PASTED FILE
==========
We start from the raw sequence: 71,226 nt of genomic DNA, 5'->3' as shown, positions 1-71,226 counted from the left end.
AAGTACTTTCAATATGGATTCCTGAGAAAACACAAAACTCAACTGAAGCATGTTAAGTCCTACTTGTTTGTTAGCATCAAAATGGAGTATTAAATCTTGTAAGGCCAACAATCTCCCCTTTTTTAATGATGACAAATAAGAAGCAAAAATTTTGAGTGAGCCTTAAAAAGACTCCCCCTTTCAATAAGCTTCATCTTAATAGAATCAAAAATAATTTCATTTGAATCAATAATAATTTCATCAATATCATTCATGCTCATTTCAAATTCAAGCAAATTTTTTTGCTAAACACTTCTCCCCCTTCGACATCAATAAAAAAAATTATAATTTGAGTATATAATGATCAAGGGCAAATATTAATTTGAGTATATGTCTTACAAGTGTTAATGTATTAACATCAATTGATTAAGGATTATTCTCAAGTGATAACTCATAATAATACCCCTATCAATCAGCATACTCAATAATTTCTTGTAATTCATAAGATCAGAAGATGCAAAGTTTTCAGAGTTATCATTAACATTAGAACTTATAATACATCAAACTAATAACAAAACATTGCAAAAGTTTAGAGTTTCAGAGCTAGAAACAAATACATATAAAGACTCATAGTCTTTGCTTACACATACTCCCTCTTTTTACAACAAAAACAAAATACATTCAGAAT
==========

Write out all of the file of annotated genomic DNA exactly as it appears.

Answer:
We start from the raw sequence: 71,226 nt of genomic DNA, 5'->3' as shown, positions 1-71,226 counted from the left end.
AAGTACTTTCAATATGGATTCCTGAGAAAACACAAAACTCAACTGAAGCATGTTAAGTCCTACTTGTTTGTTAGCATCAAAATGGAGTATTAAATCTTGTAAGGCCAACAATCTCCCCTTTTTTAATGATGACAAATAAGAAGCAAAAATTTTGAGTGAGCCTTAAAAAGACTCCCCCTTTCAATAAGCTTCATCTTAATAGAATCAAAAATAATTTCATTTGAATCAATAATAATTTCATCAATATCATTCATGCTCATTTCAAATTCAAGCAAATTTTTTTGCTAAACACTTCTCCCCCTTCGACATCAATAAAAAAAATTATAATTTGAGTATATAATGATCAAGGGCAAATATTAATTTGAGTATATGTCTTACAAGTGTTAATGTATTAACATCAATTGATTAAGGATTATTCTCAAGTGATAACTCATAATAATACCCCTATCAATCAGCATACTCAATAATTTCTTGTAATTCATAAGATCAGAAGATGCAAAGTTTTCAGAGTTATCATTAACATTAGAACTTATAATACATCAAACTAATAACAAAACATTGCAAAAGTTTAGAGTTTCAGAGCTAGAAACAAATACATATAAAGACTCATAGTCTTTGCTTACACATACTCCCTCTTTTTACAACAAAAACAAAATACATTCAGAAT